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I Need to See Your Eyes

We don’t know what our kids walk in the door with. We don’t and there is no way of knowing… unless…

  • we make our classrooms safe places.
  • we ask our students if they are okay.
  • we allow our students to feel successful and enjoy our time and space.
  • we teach to the eyes.

The fact is, there are many divisive and marginalising things that happen in our schools and classrooms every day, whether we realise it or not, whether we mean it or not. It is the truth. We cannot control it all, but we can control it in our rooms and in our teaching. Comprehensible Input is key to making this happen.

As teachers, we must make our rooms safe places, and I don’t mean that as a joke. So many times over my years of teaching I’ve heard stories from students asking for advice or help when a teacher allows bullying in a room, or is a bully themselves. We must be the deciding factor when it comes to the treatment of other in our room and we must make sure that the treatment is fair and inclusive to all.

The content of our lessons must be inclusive to our students. The context of our lessons must be inclusive to our students. Our classroom rules, whatever form they come in, must be inclusive to our students.

I plan to discuss some specific strategies for the day to day in a later post, but the key in my room is this: I teach to the eyes. The eyes of a student can tell us so much about what they are understanding, and going through. While teaching to the eyes, we can make quick changes to include more students as well as see just how effective the things we do are. Is a student whose head is down really just tired? Is he giving up because he can’t understand? Is he giving up because he feels he doesn’t have a place in our rooms? It is not his job to make himself feel included in the class and by the teacher. It is our job.


Latin teacher in Gwinnett County Georgia and editor for the Georgia Classical Association's journal, "The Classicist"

7 thoughts on “I Need to See Your Eyes

  1. Thanks for this post Miriam. This is a principle I firmly believe in, but find that I don’t always practice it. As I read your article, certain students come to my mind, whom I know I need to prioritize for eye contact. Especially when I become fatigued with teaching I notice that my teaching to the eyes starts to slip, so I see it also as an indicator of my own emotional health. Good thing I’m trying to rest some and refocus during my last week of winter break.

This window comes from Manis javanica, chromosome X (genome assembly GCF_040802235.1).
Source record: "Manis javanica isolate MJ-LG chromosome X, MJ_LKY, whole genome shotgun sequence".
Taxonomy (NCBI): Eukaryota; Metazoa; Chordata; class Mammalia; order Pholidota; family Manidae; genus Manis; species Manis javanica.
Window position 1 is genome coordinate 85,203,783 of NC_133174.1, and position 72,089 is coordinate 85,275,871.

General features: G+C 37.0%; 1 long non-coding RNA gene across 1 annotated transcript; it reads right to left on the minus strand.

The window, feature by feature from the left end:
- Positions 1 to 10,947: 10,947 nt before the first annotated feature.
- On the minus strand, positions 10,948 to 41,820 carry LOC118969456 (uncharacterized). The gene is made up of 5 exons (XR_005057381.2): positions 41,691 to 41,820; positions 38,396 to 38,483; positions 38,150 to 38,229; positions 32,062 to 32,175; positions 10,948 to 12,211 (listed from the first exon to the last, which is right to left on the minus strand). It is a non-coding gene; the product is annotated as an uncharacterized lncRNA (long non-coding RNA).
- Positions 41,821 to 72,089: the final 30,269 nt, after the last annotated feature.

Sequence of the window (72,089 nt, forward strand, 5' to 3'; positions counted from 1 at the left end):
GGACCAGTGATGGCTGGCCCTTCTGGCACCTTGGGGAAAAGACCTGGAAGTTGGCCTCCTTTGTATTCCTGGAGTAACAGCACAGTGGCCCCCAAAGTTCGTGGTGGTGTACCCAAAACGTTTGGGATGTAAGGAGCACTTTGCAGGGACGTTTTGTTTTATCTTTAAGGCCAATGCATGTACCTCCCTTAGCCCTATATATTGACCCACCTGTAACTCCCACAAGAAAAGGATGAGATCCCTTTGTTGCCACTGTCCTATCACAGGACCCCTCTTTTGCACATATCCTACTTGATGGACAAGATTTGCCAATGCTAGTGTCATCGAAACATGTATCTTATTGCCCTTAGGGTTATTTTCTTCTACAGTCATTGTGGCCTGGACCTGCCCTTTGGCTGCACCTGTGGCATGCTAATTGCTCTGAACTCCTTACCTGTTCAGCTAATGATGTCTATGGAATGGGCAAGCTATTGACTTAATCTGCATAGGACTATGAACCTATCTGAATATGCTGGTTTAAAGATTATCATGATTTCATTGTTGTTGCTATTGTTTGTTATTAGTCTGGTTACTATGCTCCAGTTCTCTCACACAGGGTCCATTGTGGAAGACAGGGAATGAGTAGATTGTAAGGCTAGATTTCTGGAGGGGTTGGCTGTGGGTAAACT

Also, in connection with teaching to the eyes, I have found that greeting at the door with a handshake and kind look to the eyes helps get the period off to a good start. I can’t believe that I used to neglect this opportunity, but have been a consistent door-greeter for several years now.


    1. Two great points for me, David: that my own fatigue makes a difference in my ability to connect through the eyes, and the power of greeting at the door. I’ve done more greeting at the door this year (a year in which I am teaching nothing but Latin 1 all day–so all new students to me). I see physical differences take place in the demeanor of students when I greet them at the door–and, to be honest, it changes me, too. I also find that I can do the occasional emotional triage at the door when it is clear that a student is entering upset about something. Thanks for the observations.


  2. This is very interesting, and something I’ll keep in mind in my future teaching! However, the focus on eye contact specifically makes me a little uncomfortable. As an autistic adult, I am uncomfortable with direct eye contact, and although I can and do make it, many autistics I know can’t make eye contact at all, or are unable to simultaneously make eye contact and listen. As a kid, I was always the one that teachers thought was bored and checked out, but I was actually listening and engaged, as the teachers learned by talking with me or through assessments. My paying attention just looked a bit different than other students’.